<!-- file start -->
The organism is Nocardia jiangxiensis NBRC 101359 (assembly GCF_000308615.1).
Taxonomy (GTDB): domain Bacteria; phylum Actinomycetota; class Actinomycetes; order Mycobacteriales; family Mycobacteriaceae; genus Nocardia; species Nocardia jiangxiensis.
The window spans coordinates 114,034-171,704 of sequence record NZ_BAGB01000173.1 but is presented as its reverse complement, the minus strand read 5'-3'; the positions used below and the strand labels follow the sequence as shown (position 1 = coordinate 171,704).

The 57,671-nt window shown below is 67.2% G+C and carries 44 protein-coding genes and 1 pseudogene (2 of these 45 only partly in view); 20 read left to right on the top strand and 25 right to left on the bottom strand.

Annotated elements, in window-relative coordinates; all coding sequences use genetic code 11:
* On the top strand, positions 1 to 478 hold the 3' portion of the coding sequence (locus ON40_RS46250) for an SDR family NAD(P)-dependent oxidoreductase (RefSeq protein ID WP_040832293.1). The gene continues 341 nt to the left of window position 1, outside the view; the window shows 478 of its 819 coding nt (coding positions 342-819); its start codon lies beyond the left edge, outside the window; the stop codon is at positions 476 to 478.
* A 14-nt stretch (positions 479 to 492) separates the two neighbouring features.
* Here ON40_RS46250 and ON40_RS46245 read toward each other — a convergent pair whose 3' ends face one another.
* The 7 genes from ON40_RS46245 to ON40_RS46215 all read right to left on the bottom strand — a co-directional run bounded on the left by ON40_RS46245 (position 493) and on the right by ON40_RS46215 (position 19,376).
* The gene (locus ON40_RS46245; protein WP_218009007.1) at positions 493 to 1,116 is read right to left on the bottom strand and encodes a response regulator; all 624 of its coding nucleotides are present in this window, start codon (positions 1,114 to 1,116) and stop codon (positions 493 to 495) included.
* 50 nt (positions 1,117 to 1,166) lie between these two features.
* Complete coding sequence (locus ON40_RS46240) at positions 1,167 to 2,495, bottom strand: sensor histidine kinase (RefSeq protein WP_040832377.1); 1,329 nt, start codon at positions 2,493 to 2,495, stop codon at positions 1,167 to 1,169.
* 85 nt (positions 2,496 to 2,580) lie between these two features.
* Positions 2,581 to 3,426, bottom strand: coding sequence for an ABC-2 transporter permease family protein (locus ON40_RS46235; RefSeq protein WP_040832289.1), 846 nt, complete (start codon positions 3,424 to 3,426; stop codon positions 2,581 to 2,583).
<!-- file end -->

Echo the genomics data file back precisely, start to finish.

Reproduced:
The organism is Nocardia jiangxiensis NBRC 101359 (assembly GCF_000308615.1).
Taxonomy (GTDB): domain Bacteria; phylum Actinomycetota; class Actinomycetes; order Mycobacteriales; family Mycobacteriaceae; genus Nocardia; species Nocardia jiangxiensis.
The window spans coordinates 114,034-171,704 of sequence record NZ_BAGB01000173.1 but is presented as its reverse complement, the minus strand read 5'-3'; the positions used below and the strand labels follow the sequence as shown (position 1 = coordinate 171,704).

The 57,671-nt window shown below is 67.2% G+C and carries 44 protein-coding genes and 1 pseudogene (2 of these 45 only partly in view); 20 read left to right on the top strand and 25 right to left on the bottom strand.

Annotated elements, in window-relative coordinates; all coding sequences use genetic code 11:
* On the top strand, positions 1 to 478 hold the 3' portion of the coding sequence (locus ON40_RS46250) for an SDR family NAD(P)-dependent oxidoreductase (RefSeq protein ID WP_040832293.1). The gene continues 341 nt to the left of window position 1, outside the view; the window shows 478 of its 819 coding nt (coding positions 342-819); its start codon lies beyond the left edge, outside the window; the stop codon is at positions 476 to 478.
* A 14-nt stretch (positions 479 to 492) separates the two neighbouring features.
* Here ON40_RS46250 and ON40_RS46245 read toward each other — a convergent pair whose 3' ends face one another.
* The 7 genes from ON40_RS46245 to ON40_RS46215 all read right to left on the bottom strand — a co-directional run bounded on the left by ON40_RS46245 (position 493) and on the right by ON40_RS46215 (position 19,376).
* The gene (locus ON40_RS46245; protein WP_218009007.1) at positions 493 to 1,116 is read right to left on the bottom strand and encodes a response regulator; all 624 of its coding nucleotides are present in this window, start codon (positions 1,114 to 1,116) and stop codon (positions 493 to 495) included.
* 50 nt (positions 1,117 to 1,166) lie between these two features.
* Complete coding sequence (locus ON40_RS46240) at positions 1,167 to 2,495, bottom strand: sensor histidine kinase (RefSeq protein WP_040832377.1); 1,329 nt, start codon at positions 2,493 to 2,495, stop codon at positions 1,167 to 1,169.
* 85 nt (positions 2,496 to 2,580) lie between these two features.
* Positions 2,581 to 3,426, bottom strand: coding sequence for an ABC-2 transporter permease family protein (locus ON40_RS46235; RefSeq protein WP_040832289.1), 846 nt, complete (start codon positions 3,424 to 3,426; stop codon positions 2,581 to 2,583).